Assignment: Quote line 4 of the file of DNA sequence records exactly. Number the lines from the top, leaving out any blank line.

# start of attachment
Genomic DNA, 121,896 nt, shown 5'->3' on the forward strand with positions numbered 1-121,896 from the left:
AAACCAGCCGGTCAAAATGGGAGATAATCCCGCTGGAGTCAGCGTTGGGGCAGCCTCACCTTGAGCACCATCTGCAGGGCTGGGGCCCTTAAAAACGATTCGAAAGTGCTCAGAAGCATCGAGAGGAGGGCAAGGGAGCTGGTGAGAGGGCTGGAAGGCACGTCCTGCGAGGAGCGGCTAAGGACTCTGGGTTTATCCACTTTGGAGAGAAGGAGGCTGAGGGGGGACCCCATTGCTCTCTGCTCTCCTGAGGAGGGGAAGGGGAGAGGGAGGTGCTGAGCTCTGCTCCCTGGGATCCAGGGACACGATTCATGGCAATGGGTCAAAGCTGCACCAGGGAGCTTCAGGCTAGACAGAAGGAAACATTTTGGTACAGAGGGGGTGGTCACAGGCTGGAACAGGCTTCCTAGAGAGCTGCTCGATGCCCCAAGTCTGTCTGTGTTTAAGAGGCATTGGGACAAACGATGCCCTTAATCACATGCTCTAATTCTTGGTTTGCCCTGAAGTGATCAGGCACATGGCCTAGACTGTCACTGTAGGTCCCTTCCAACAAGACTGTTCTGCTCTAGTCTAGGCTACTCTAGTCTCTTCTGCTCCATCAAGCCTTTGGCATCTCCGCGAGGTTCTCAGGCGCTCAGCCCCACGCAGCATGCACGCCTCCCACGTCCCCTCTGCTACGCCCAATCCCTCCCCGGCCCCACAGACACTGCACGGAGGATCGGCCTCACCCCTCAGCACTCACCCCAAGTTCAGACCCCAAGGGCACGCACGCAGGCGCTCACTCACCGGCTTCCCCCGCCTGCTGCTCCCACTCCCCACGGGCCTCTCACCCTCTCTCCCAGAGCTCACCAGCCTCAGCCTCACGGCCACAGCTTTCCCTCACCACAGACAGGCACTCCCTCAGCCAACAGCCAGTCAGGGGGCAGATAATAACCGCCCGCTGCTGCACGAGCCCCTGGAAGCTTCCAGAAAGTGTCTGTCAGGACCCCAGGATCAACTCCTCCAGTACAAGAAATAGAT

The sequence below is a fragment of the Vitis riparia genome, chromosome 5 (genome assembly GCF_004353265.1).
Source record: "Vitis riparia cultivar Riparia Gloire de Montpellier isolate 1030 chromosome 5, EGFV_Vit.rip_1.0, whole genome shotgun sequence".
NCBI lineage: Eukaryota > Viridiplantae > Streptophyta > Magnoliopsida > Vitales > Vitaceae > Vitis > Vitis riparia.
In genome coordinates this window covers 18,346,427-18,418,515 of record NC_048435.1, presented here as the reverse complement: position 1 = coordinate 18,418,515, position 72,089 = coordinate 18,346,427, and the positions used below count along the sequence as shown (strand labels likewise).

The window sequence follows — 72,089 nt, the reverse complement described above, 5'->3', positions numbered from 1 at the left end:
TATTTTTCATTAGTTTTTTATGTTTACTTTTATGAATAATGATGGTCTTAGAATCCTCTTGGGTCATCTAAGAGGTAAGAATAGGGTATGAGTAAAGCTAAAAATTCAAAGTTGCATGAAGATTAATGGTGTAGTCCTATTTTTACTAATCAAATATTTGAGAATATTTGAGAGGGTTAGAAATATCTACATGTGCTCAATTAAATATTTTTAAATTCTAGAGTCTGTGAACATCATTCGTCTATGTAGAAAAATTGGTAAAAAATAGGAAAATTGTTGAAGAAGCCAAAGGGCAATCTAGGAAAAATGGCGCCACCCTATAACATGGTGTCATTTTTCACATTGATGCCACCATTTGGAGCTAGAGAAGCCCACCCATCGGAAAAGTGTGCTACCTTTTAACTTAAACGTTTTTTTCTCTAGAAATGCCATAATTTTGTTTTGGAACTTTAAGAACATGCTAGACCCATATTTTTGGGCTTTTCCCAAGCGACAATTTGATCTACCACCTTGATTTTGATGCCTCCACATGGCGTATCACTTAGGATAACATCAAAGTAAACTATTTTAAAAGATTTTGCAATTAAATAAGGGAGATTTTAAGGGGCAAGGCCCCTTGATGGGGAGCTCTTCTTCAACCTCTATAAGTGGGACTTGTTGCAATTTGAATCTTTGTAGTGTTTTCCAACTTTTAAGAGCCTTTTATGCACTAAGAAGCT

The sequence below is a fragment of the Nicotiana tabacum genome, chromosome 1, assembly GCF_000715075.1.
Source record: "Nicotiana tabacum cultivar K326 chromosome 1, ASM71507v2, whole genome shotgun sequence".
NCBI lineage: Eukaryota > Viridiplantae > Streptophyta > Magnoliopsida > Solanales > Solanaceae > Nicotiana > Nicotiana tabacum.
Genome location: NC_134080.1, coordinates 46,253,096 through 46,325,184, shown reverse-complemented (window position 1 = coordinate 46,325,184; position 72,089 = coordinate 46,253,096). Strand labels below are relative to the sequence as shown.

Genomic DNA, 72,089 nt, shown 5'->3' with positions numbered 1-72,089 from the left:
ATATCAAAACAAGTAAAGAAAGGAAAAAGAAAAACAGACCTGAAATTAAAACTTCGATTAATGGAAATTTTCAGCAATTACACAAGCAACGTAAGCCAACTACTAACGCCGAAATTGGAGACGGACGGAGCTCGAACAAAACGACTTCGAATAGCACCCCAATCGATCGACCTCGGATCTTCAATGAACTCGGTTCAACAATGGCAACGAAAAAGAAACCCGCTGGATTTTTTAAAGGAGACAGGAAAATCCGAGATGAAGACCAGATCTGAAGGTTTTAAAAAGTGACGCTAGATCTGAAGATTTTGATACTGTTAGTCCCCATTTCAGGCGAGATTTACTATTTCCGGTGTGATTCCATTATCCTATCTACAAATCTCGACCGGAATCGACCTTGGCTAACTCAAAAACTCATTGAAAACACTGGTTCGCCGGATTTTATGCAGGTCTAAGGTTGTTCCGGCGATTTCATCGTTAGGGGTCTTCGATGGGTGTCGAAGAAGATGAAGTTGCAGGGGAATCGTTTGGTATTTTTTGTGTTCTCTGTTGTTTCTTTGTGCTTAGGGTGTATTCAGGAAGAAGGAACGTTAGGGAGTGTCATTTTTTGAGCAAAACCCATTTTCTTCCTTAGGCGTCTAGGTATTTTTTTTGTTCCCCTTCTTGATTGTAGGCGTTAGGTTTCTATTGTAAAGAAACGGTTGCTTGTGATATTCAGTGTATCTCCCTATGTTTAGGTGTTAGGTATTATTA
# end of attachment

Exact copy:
Source record: "Vitis riparia cultivar Riparia Gloire de Montpellier isolate 1030 chromosome 5, EGFV_Vit.rip_1.0, whole genome shotgun sequence".